The Guardian newspaper in London has published the following:
Dick Cheney, the former vice president, ordered a highly classified CIA operation hidden from Congress because it pushed the limits of legality by planning to assassinate al-Qaida operatives in friendly countries without the knowledge of their governments, according to former intelligence officials.
Former counter-terrorism officials who retain close links to the intelligence community say that the hidden operation involved plans by the CIA and the military to launch operations, similar to those by Israel’s Mossad intelligence service, to hunt down and kill al-Qaida activists abroad without informing the governments concerned, even though some were regarded as friendly if unreliable.
The CIA apparently did not put the plan in to operation but the US military did, carrying out several assassinations including one in Kenya that proved to be a severe embarrassment and helped lead to the quashing of the programme.
The newspaper’s description produced a flash of déjà vu. This is something I wrote for the AJC in late October 2001, while temporarily posted in Jerusalem:
In Washington, word has leaked that President Bush has given the CIA $1 billion and clear instructions to conduct its shadow war against terrorism — wherever it might lead.
The concept is unfamiliar to most Americans. But a version of it has been going on in Israel for nearly 30 years. Its architects say the United States will see some satisfying victories. But America should prepare itself for tragic blunders and unintended consequences, they say.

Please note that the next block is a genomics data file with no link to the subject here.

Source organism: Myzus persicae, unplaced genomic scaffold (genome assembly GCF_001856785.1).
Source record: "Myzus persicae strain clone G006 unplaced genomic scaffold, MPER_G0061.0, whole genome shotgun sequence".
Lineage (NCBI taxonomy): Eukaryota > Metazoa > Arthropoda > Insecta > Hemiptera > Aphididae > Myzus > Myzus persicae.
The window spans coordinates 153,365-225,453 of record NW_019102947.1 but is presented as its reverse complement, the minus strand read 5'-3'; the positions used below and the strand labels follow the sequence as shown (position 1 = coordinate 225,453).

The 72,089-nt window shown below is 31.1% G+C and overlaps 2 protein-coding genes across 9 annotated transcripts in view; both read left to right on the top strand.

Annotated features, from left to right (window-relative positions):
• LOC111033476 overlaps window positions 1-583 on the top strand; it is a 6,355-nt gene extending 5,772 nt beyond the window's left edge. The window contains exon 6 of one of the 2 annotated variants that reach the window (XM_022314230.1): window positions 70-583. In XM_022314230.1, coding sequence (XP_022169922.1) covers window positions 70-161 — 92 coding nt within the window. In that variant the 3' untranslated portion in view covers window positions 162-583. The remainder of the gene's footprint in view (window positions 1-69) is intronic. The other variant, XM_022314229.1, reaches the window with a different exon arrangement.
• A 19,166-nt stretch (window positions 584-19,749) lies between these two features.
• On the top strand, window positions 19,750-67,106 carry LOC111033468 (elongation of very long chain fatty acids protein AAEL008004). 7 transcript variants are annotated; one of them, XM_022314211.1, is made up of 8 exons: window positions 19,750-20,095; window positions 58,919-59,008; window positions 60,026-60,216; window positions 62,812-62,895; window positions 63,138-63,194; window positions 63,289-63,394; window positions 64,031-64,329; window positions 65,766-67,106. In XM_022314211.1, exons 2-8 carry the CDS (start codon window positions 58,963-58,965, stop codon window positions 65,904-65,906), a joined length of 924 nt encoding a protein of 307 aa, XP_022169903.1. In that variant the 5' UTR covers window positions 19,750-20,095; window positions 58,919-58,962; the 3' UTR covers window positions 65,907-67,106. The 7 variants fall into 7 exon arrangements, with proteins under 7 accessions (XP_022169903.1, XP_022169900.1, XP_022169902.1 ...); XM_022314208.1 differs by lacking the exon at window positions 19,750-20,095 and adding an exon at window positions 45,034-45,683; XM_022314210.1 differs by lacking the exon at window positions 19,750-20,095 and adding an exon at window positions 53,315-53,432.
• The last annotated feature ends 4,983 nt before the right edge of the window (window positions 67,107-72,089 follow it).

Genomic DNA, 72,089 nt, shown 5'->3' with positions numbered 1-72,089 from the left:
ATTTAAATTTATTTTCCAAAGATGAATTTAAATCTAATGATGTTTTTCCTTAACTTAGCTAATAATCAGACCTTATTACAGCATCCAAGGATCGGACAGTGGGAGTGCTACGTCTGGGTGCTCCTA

”You have to be very careful not to make mistakes, ” said Gidon Ezra, a member of Israel’s parliament and a former deputy chief of Shin Bet, the country’s internal security force. “But mistakes happen. Sometimes innocent people get killed.”
Then there are the moral ambiguities — the internal conflicts between a country at war, and one that places a high value on legal norms.
Even as the Bush administration set in motion its clandestine, ”dead-or-alive” operation against Osama bin Laden and his al-Qaida network, the U.S. State Department condemned the most controversial tool in Israel’s anti-terrorism campaign — its policy of pre-emptive assassinations.
”We remain opposed to targeted killings, ” said spokesman Richard Boucher.
It is not clear assassinations of terrorists will become part of the American portfolio. U.S. officials remain mum. But Uzi Arad, a former head of Mossad, the much-feared Israeli intelligence agency, said America is at the beginning of a path that his country has trod since 1972.
That September, at the Olympic Games in Munich, masked Palestinian terrorists killed Israeli athletes and coaches. Like the Sept. 11 attacks in America, the drama played out on television.
“The analogy is very much with [Prime Minister] Golda Meir in the wake of the Munich massacre, ” Arad said. “Golda Meir issued an order to exact justice. In the years that followed, it was done. Sometimes sooner, sometimes later. Sometimes with more success, sometimes with less.”
While Arad draws a distinction between Bush’s search for justice and Israel’s pre-emptive strikes, Ezra does not. Eventually, the two motivations merge, the former deputy chief of Shin Bet said.
”A lot will change in U.S. policy, ” Ezra predicted. Foremost will be the rules of interrogation regarding suspects, he said. Israel recently renounced torture, but maintains its right to ”pressure” arrested suspects.
In the United States, any evidence gathered in such a way would be ruled tainted and thrown out of court. But Ezra said the object ”is not to put them to trial, but to get information.”
Under U.S. law, immigrants suspected of a crime or other violation of their status can only be held for 48 hours without charges. “Which is nothing, ” Ezra said. “You sometimes need two months to open their mouths. ”
Bush on Friday signed into law a bill that allows authorities to detain immigrants for seven days, and detention could be repeatedly extended for six-month periods.
Israelis have steadfastly rejected the death penalty in cases of criminal murder, but the government’s policy of assassination has broad public support among those who feel their lives randomly threatened by suicide bombers.
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